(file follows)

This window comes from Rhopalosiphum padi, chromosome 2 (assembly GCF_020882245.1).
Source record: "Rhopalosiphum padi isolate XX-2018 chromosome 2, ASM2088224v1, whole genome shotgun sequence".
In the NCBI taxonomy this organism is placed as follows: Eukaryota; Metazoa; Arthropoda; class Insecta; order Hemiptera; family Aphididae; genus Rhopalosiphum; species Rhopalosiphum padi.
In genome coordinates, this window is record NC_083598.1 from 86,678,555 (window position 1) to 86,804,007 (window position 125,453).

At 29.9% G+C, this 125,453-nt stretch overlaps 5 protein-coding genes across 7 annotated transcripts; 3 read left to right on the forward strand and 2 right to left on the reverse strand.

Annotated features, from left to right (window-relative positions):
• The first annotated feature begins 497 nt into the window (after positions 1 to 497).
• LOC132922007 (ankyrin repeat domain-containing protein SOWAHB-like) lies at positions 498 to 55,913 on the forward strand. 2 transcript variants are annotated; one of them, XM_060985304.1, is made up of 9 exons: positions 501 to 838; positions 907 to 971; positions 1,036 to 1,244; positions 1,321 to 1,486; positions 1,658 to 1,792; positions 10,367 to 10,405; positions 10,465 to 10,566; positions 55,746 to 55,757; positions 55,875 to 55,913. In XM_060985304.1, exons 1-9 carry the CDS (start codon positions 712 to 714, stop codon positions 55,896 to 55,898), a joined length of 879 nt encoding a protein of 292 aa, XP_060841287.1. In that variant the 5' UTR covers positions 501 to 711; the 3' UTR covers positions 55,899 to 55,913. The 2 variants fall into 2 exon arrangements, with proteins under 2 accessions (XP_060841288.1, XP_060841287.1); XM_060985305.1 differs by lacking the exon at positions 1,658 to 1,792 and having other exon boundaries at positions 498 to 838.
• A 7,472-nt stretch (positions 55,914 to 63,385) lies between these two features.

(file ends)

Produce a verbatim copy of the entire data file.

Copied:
This window comes from Rhopalosiphum padi, chromosome 2 (assembly GCF_020882245.1).
Source record: "Rhopalosiphum padi isolate XX-2018 chromosome 2, ASM2088224v1, whole genome shotgun sequence".
In the NCBI taxonomy this organism is placed as follows: Eukaryota; Metazoa; Arthropoda; class Insecta; order Hemiptera; family Aphididae; genus Rhopalosiphum; species Rhopalosiphum padi.
In genome coordinates, this window is record NC_083598.1 from 86,678,555 (window position 1) to 86,804,007 (window position 125,453).

At 29.9% G+C, this 125,453-nt stretch overlaps 5 protein-coding genes across 7 annotated transcripts; 3 read left to right on the forward strand and 2 right to left on the reverse strand.

Annotated features, from left to right (window-relative positions):
• The first annotated feature begins 497 nt into the window (after positions 1 to 497).
• LOC132922007 (ankyrin repeat domain-containing protein SOWAHB-like) lies at positions 498 to 55,913 on the forward strand. 2 transcript variants are annotated; one of them, XM_060985304.1, is made up of 9 exons: positions 501 to 838; positions 907 to 971; positions 1,036 to 1,244; positions 1,321 to 1,486; positions 1,658 to 1,792; positions 10,367 to 10,405; positions 10,465 to 10,566; positions 55,746 to 55,757; positions 55,875 to 55,913. In XM_060985304.1, exons 1-9 carry the CDS (start codon positions 712 to 714, stop codon positions 55,896 to 55,898), a joined length of 879 nt encoding a protein of 292 aa, XP_060841287.1. In that variant the 5' UTR covers positions 501 to 711; the 3' UTR covers positions 55,899 to 55,913. The 2 variants fall into 2 exon arrangements, with proteins under 2 accessions (XP_060841288.1, XP_060841287.1); XM_060985305.1 differs by lacking the exon at positions 1,658 to 1,792 and having other exon boundaries at positions 498 to 838.
• A 7,472-nt stretch (positions 55,914 to 63,385) lies between these two features.